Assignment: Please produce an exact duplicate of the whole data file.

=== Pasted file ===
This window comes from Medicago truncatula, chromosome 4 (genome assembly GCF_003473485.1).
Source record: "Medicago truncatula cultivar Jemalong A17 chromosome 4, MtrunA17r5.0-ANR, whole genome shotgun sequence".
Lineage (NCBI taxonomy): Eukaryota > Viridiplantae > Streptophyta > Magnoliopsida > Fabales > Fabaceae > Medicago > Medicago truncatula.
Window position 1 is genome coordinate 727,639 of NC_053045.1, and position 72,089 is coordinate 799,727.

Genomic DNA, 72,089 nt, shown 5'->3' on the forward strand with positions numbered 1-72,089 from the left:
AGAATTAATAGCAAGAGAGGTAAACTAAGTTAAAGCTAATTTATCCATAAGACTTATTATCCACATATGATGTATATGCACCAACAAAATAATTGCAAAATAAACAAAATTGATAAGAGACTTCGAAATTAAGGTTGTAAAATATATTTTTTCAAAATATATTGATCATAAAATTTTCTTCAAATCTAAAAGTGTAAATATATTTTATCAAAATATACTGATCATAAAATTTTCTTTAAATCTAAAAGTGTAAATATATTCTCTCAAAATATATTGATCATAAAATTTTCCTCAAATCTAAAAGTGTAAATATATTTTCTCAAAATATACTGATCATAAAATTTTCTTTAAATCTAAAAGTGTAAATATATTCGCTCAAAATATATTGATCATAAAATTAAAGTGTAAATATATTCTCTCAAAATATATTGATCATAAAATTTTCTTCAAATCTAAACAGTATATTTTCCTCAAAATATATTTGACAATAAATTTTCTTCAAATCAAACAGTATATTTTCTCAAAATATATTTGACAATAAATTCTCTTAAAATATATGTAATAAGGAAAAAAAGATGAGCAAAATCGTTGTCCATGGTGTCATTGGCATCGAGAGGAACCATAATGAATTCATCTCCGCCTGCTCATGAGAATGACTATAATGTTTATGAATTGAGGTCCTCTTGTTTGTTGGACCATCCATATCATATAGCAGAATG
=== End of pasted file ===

This window comes from Medicago truncatula, chromosome 4 (genome assembly GCF_003473485.1).
Source record: "Medicago truncatula cultivar Jemalong A17 chromosome 4, MtrunA17r5.0-ANR, whole genome shotgun sequence".
Lineage (NCBI taxonomy): Eukaryota > Viridiplantae > Streptophyta > Magnoliopsida > Fabales > Fabaceae > Medicago > Medicago truncatula.
Window position 1 is genome coordinate 727,639 of NC_053045.1, and position 72,089 is coordinate 799,727.

Genomic DNA, 72,089 nt, shown 5'->3' on the forward strand with positions numbered 1-72,089 from the left:
AGAATTAATAGCAAGAGAGGTAAACTAAGTTAAAGCTAATTTATCCATAAGACTTATTATCCACATATGATGTATATGCACCAACAAAATAATTGCAAAATAAACAAAATTGATAAGAGACTTCGAAATTAAGGTTGTAAAATATATTTTTTCAAAATATATTGATCATAAAATTTTCTTCAAATCTAAAAGTGTAAATATATTTTATCAAAATATACTGATCATAAAATTTTCTTTAAATCTAAAAGTGTAAATATATTCTCTCAAAATATATTGATCATAAAATTTTCCTCAAATCTAAAAGTGTAAATATATTTTCTCAAAATATACTGATCATAAAATTTTCTTTAAATCTAAAAGTGTAAATATATTCGCTCAAAATATATTGATCATAAAATTAAAGTGTAAATATATTCTCTCAAAATATATTGATCATAAAATTTTCTTCAAATCTAAACAGTATATTTTCCTCAAAATATATTTGACAATAAATTTTCTTCAAATCAAACAGTATATTTTCTCAAAATATATTTGACAATAAATTCTCTTAAAATATATGTAATAAGGAAAAAAAGATGAGCAAAATCGTTGTCCATGGTGTCATTGGCATCGAGAGGAACCATAATGAATTCATCTCCGCCTGCTCATGAGAATGACTATAATGTTTATGAATTGAGGTCCTCTTGTTTGTTGGACCATCCATATCATATAGCAGAATG